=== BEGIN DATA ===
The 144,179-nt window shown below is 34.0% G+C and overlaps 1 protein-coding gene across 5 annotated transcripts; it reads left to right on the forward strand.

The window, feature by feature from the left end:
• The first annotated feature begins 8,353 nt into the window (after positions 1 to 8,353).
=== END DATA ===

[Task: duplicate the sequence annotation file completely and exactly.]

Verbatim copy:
The 144,179-nt window shown below is 34.0% G+C and overlaps 1 protein-coding gene across 5 annotated transcripts; it reads left to right on the forward strand.

The window, feature by feature from the left end:
• The first annotated feature begins 8,353 nt into the window (after positions 1 to 8,353).